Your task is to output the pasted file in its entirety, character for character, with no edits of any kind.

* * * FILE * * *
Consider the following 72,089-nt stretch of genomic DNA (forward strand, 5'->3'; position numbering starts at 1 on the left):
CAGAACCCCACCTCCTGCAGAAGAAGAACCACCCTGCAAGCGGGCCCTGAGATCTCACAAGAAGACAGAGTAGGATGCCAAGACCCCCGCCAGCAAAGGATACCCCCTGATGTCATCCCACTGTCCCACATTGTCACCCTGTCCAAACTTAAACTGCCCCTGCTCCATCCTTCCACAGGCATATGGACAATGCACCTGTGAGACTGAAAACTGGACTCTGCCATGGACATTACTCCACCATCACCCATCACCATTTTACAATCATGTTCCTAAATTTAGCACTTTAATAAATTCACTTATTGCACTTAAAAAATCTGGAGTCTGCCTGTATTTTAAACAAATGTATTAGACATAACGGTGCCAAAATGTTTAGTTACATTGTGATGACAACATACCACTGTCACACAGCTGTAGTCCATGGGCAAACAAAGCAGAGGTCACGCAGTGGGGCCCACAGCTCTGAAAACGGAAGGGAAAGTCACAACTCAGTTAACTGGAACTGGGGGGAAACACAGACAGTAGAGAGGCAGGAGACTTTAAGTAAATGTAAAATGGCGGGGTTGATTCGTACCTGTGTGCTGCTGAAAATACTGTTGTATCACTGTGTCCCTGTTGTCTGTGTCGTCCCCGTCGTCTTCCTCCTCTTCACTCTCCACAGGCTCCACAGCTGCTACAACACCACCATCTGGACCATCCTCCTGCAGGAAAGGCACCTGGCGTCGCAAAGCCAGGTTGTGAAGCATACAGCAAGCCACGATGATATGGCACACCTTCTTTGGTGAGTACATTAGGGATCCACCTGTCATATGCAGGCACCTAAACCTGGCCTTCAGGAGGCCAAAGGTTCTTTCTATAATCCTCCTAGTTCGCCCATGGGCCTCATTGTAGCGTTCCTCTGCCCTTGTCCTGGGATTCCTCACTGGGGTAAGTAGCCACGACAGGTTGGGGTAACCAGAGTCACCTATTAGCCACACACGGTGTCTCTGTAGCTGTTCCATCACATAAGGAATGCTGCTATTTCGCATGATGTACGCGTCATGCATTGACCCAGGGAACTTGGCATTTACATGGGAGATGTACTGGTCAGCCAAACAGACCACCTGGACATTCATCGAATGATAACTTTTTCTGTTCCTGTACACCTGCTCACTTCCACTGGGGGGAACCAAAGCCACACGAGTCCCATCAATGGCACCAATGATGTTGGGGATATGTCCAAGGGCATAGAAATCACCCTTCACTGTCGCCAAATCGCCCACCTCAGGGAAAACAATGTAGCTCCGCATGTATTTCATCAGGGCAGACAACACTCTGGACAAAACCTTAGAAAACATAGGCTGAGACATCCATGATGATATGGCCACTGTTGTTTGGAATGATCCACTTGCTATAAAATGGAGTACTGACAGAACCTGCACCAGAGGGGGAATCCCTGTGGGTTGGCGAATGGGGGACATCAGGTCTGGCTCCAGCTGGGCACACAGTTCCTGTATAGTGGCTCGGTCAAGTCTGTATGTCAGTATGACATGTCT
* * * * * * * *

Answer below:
Consider the following 72,089-nt stretch of genomic DNA (forward strand, 5'->3'; position numbering starts at 1 on the left):
CAGAACCCCACCTCCTGCAGAAGAAGAACCACCCTGCAAGCGGGCCCTGAGATCTCACAAGAAGACAGAGTAGGATGCCAAGACCCCCGCCAGCAAAGGATACCCCCTGATGTCATCCCACTGTCCCACATTGTCACCCTGTCCAAACTTAAACTGCCCCTGCTCCATCCTTCCACAGGCATATGGACAATGCACCTGTGAGACTGAAAACTGGACTCTGCCATGGACATTACTCCACCATCACCCATCACCATTTTACAATCATGTTCCTAAATTTAGCACTTTAATAAATTCACTTATTGCACTTAAAAAATCTGGAGTCTGCCTGTATTTTAAACAAATGTATTAGACATAACGGTGCCAAAATGTTTAGTTACATTGTGATGACAACATACCACTGTCACACAGCTGTAGTCCATGGGCAAACAAAGCAGAGGTCACGCAGTGGGGCCCACAGCTCTGAAAACGGAAGGGAAAGTCACAACTCAGTTAACTGGAACTGGGGGGAAACACAGACAGTAGAGAGGCAGGAGACTTTAAGTAAATGTAAAATGGCGGGGTTGATTCGTACCTGTGTGCTGCTGAAAATACTGTTGTATCACTGTGTCCCTGTTGTCTGTGTCGTCCCCGTCGTCTTCCTCCTCTTCACTCTCCACAGGCTCCACAGCTGCTACAACACCACCATCTGGACCATCCTCCTGCAGGAAAGGCACCTGGCGTCGCAAAGCCAGGTTGTGAAGCATACAGCAAGCCACGATGATATGGCACACCTTCTTTGGTGAGTACATTAGGGATCCACCTGTCATATGCAGGCACCTAAACCTGGCCTTCAGGAGGCCAAAGGTTCTTTCTATAATCCTCCTAGTTCGCCCATGGGCCTCATTGTAGCGTTCCTCTGCCCTTGTCCTGGGATTCCTCACTGGGGTAAGTAGCCACGACAGGTTGGGGTAACCAGAGTCACCTATTAGCCACACACGGTGTCTCTGTAGCTGTTCCATCACATAAGGAATGCTGCTATTTCGCATGATGTACGCGTCATGCATTGACCCAGGGAACTTGGCATTTACATGGGAGATGTACTGGTCAGCCAAACAGACCACCTGGACATTCATCGAATGATAACTTTTTCTGTTCCTGTACACCTGCTCACTTCCACTGGGGGGAACCAAAGCCACACGAGTCCCATCAATGGCACCAATGATGTTGGGGATATGTCCAAGGGCATAGAAATCACCCTTCACTGTCGCCAAATCGCCCACCTCAGGGAAAACAATGTAGCTCCGCATGTATTTCATCAGGGCAGACAACACTCTGGACAAAACCTTAGAAAACATAGGCTGAGACATCCATGATGATATGGCCACTGTTGTTTGGAATGATCCACTTGCTATAAAATGGAGTACTGACAGAACCTGCACCAGAGGGGGAATCCCTGTGGGTTGGCGAATGGGGGACATCAGGTCTGGCTCCAGCTGGGCACACAGTTCCTGTATAGTGGCTCGGTCAAGTCTGTATGTCAGTATGACATGTCT